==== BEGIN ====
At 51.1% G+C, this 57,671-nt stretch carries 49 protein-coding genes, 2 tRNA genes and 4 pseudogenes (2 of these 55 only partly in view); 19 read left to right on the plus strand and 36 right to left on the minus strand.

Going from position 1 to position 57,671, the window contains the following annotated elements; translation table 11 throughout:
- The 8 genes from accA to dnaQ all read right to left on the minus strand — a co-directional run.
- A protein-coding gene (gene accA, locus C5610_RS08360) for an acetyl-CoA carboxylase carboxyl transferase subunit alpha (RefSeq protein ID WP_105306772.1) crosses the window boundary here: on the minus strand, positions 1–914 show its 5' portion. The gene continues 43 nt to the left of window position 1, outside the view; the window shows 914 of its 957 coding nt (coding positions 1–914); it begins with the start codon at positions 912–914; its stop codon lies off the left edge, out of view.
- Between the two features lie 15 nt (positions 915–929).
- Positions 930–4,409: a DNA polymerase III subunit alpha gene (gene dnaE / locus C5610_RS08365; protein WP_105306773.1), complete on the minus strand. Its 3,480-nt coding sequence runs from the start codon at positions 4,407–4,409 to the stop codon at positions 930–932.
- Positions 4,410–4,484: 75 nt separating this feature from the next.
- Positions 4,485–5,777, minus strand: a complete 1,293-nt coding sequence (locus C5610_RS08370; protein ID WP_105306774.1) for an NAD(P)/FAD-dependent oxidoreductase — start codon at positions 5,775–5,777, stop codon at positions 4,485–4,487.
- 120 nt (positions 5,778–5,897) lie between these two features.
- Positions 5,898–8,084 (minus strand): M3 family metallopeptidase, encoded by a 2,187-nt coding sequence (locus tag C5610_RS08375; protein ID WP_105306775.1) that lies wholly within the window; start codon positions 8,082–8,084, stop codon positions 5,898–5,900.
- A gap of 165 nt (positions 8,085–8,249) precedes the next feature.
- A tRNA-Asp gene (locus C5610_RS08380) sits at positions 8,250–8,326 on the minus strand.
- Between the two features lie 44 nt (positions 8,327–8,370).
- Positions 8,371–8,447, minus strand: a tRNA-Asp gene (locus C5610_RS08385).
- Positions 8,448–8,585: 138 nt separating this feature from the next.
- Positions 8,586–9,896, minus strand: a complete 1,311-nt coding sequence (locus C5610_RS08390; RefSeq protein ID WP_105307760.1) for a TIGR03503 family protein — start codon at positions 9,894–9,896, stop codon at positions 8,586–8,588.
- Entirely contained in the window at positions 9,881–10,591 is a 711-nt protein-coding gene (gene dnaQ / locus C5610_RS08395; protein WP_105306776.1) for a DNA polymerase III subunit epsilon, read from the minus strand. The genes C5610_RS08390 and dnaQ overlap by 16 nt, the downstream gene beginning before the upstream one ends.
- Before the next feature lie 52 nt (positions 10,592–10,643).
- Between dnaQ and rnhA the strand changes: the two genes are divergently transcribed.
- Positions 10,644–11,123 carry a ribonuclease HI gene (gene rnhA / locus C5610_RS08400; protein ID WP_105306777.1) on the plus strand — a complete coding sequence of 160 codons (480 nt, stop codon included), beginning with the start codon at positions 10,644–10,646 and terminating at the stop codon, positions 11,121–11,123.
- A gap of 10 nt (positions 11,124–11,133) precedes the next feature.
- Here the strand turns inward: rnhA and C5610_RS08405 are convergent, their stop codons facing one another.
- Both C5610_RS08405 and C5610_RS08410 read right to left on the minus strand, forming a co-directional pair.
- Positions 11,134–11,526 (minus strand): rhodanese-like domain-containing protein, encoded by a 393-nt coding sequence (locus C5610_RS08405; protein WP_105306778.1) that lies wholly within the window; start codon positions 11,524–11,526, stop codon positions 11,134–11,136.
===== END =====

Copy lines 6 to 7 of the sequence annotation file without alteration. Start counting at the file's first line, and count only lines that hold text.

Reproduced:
- Positions 930–4,409: a DNA polymerase III subunit alpha gene (gene dnaE / locus C5610_RS08365; protein WP_105306773.1), complete on the minus strand. Its 3,480-nt coding sequence runs from the start codon at positions 4,407–4,409 to the stop codon at positions 930–932.
- Positions 4,410–4,484: 75 nt separating this feature from the next.